I think I have to re-read webcomics every now and then because I read so many of them that I forget what happened in some.
It seems to me that this conversation with John is something that Jo would like to sneak into.
It’s been awhile since Jo was sneaky like that.
Speaking of which, am I the only one who imagines Jo appearing making the noise like Rogues do un-Stealthing in World of Warcraft?
Hey, you’re right! Ever since she became “the Baws” of the guy who trained her, she’s been more confident and not sneaking around as much (some, but not as much as before).
I actually picked up the comic on a whim and I’ve never read anything before the most recent arc with the furries so I might be able to give a mild insight on my perspective. For me stories like these are not some epic quest to follow beat by beat, but a space of time in the lives of specific people. Because of that, coming in from the middle is sort of like meeting a person in real life. We almost never meet people organically at the start of their journey unless we ourselves are responsible for it. For me, reading from that point is essentially just meeting these characters at a point in their lives that’s different from other readers. It might be a strange way to see it, but that’s one of the reasons I like it, it’s interesting to hear references to material I’ve never seen, as it gives me a different perspective than if I binged the plot whole.
“Maybe I should update my source material.”
(NB. Beyond Thunderdome is more than 30 years old … yeh you shud)
For what it’s worth:
From people who claim to be professional experts on [ US pop culture]: current pop culture is seen as current, when it is from 40 years ago, or earlier. *shrugs*
I once read a pentalogy in order book 4, 3, 2, 1, 5. I’m a patient man.
However, normally I need something to ignite (yes ignite!) my interest to get started. Lots of webcomics fail at this and start out with ten weeks of hemming and hawing … at least one title page, beginning scene where girl talks to her cat sidekick without it going anywhere (5 pages) … oh shit, I’m late for my job at the coffee shop (3 pages of running, perhaps with amusing pratfalls), on arrival smirking boss with snarky dialogue (please, just 1 page … nope, at least 2), etc. FURTHERMORE, newbies have no sense of pacing and end their weekly effortpage with a thud or a trickle. The punchline is not there or is found in panel two. There is no excitement or mystery or cliff hanging. Nothing to remember, nothing to look forward to. Perhaps they are writing it like an ordinary comic book, except the reader gets just one page a week? Then once things get rolling there’s a random hiatus of ten weeks. Sorry you guys, please support my patreon!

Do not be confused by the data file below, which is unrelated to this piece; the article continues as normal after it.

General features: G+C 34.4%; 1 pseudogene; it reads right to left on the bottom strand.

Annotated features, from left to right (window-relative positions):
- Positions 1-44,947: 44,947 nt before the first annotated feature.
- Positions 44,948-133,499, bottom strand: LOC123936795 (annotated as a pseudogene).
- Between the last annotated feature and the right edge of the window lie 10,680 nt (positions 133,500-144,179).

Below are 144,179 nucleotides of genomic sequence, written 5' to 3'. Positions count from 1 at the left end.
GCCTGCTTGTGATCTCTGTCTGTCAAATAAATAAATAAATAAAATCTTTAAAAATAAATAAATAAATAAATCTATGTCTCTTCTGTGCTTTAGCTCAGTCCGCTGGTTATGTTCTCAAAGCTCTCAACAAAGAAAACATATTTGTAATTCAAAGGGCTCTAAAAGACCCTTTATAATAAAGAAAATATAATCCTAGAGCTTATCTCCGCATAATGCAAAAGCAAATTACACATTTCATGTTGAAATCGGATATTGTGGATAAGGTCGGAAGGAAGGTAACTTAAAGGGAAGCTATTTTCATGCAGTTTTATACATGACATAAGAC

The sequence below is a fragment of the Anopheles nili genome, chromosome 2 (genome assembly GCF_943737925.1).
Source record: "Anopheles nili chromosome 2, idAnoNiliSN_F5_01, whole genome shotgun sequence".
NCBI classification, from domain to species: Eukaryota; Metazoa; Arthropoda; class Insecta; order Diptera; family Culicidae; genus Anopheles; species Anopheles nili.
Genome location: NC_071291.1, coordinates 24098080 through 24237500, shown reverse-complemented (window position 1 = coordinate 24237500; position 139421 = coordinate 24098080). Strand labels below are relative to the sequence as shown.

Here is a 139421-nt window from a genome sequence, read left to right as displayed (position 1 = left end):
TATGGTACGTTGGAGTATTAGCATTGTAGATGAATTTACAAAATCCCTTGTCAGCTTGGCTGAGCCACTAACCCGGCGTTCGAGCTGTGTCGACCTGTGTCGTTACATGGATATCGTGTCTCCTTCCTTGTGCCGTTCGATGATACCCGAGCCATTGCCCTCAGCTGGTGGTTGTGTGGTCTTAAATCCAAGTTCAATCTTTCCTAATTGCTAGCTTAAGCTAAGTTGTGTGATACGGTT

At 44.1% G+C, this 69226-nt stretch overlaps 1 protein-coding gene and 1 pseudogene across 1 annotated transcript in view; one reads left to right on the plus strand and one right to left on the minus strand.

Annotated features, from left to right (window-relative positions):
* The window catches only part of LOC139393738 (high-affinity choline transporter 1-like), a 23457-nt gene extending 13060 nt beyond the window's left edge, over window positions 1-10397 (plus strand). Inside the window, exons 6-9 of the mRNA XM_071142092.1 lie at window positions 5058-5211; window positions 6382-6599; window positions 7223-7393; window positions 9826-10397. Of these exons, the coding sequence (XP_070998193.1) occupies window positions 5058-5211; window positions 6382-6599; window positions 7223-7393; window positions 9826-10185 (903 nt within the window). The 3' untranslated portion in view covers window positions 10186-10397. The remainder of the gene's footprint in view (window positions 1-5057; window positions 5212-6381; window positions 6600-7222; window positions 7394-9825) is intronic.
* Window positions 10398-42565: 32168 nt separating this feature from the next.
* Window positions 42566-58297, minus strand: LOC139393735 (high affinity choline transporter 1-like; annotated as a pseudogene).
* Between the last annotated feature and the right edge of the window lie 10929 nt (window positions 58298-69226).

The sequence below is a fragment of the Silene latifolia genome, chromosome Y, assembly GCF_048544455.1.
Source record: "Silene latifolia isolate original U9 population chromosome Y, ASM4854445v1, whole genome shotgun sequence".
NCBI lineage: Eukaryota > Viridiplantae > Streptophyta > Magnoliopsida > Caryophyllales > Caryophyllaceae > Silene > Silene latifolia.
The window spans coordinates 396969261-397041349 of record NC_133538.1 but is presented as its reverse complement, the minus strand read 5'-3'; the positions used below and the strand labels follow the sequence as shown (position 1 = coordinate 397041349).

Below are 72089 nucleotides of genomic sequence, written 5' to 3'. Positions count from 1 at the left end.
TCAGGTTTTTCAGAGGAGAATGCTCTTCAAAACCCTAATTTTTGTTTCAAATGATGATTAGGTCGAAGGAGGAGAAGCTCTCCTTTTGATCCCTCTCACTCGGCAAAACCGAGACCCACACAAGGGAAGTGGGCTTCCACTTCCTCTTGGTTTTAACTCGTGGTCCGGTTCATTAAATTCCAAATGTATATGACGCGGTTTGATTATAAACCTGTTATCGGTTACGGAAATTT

So for that reason it’s usually better to join up after a comic has found its voice. You can always go back and read the beginning later, knowing that, if nothing else, things will get better.
I can’t remember when I started reading this’un, really, but it’s been many years. Did I start in the black and white era, even? Maybe not. I do remember experiencing the outrage of Lezbionic Jo in realtime though. Anyway, this fine comic is the product of working like a pro, day in and day out. So many things it gets right.
Between Failures binging is easy mode. Imagine someone finding El Goonish Shive now and deciding to read the archives. *audience laughter*
I just recently reread the entire archives for Schlock Mercenary, a web comic that’s run every day without ever missing an update since June 2000. This is my fifth time doing that. It took me over a week.
I would start at the start too, but it’s not that weird to jump in in the middle. When we get to know a new group of people, we don’t get to read their history. We just go along with it and learn more about them on the go, perhaps missing a few inside jokes along the way until we’re fully integrated.
I normally love to start at the beginning of an archive, but just occasionally I don’t.
Me again. This time I’m not even responding to the comic – which is still great so far – but to your commentary.
“Every so often someone will indicate that they started reading at X time, but never went back to read the archive, which is so weird to me.”
Boy, me too. The very first thing I did was click the beginning of the comic link. It’s what I always do. If the art is really, REALLY bad, I might keep coming back to the latest one to assure myself it gets better, but I generally want to read a story from the beginning. And while usually the art gets better, most of the time it’s good enough even in the very beginning to enjoy the comic – yours certainly was.
Who on earth comes in at the middle, falls in love with a story, and has NO INTEREST in how it started? I can’t even fathom that. It breaks my brain.
Anyway, over 1500 comics in a week or two (I’m actually a bit hazy on exactly when I started) and soon I’ll be up to date and dropping you a line in real time …